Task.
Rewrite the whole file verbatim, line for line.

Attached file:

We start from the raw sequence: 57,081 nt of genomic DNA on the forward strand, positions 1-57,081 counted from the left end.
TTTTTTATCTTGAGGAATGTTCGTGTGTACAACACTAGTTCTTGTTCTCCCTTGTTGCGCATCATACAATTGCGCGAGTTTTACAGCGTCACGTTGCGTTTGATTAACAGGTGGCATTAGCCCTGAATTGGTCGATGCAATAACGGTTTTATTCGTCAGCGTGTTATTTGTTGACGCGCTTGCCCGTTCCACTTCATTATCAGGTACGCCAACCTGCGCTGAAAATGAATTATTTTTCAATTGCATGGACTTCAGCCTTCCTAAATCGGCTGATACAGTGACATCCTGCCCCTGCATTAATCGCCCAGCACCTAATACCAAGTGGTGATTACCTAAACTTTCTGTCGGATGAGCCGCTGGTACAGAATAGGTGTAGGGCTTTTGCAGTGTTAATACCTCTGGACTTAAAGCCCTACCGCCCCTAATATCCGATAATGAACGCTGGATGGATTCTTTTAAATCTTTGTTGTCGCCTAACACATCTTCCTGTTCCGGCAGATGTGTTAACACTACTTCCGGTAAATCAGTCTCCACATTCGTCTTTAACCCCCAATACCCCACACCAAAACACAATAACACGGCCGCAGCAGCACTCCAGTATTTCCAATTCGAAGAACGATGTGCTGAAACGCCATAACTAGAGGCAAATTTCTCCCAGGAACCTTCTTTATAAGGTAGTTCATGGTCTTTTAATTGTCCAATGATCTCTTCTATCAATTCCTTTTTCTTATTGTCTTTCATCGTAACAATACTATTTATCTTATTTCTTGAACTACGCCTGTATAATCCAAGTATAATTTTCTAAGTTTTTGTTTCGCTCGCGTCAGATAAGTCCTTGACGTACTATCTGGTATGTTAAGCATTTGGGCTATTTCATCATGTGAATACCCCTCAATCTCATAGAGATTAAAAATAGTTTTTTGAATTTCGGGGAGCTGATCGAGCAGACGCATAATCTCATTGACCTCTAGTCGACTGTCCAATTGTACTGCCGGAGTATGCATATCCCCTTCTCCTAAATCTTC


We start from the raw sequence: 57,081 nt of genomic DNA on the forward strand, positions 1-57,081 counted from the left end.
TTTTTTATCTTGAGGAATGTTCGTGTGTACAACACTAGTTCTTGTTCTCCCTTGTTGCGCATCATACAATTGCGCGAGTTTTACAGCGTCACGTTGCGTTTGATTAACAGGTGGCATTAGCCCTGAATTGGTCGATGCAATAACGGTTTTATTCGTCAGCGTGTTATTTGTTGACGCGCTTGCCCGTTCCACTTCATTATCAGGTACGCCAACCTGCGCTGAAAATGAATTATTTTTCAATTGCATGGACTTCAGCCTTCCTAAATCGGCTGATACAGTGACATCCTGCCCCTGCATTAATCGCCCAGCACCTAATACCAAGTGGTGATTACCTAAACTTTCTGTCGGATGAGCCGCTGGTACAGAATAGGTGTAGGGCTTTTGCAGTGTTAATACCTCTGGACTTAAAGCCCTACCGCCCCTAATATCCGATAATGAACGCTGGATGGATTCTTTTAAATCTTTGTTGTCGCCTAACACATCTTCCTGTTCCGGCAGATGTGTTAACACTACTTCCGGTAAATCAGTCTCCACATTCGTCTTTAACCCCCAATACCCCACACCAAAACACAATAACACGGCCGCAGCAGCACTCCAGTATTTCCAATTCGAAGAACGATGTGCTGAAACGCCATAACTAGAGGCAAATTTCTCCCAGGAACCTTCTTTATAAGGTAGTTCATGGTCTTTTAATTGTCCAATGATCTCTTCTATCAATTCCTTTTTCTTATTGTCTTTCATCGTAACAATACTATTTATCTTATTTCTTGAACTACGCCTGTATAATCCAAGTATAATTTTCTAAGTTTTTGTTTCGCTCGCGTCAGATAAGTCCTTGACGTACTATCTGGTATGTTAAGCATTTGGGCTATTTCATCATGTGAATACCCCTCAATCTCATAGAGATTAAAAATAGTTTTTTGAATTTCGGGGAGCTGATCGAGCAGACGCATAATCTCATTGACCTCTAGTCGACTGTCCAATTGTACTGCCGGAGTATGCATATCCCCTTCTCCTAAATCTTC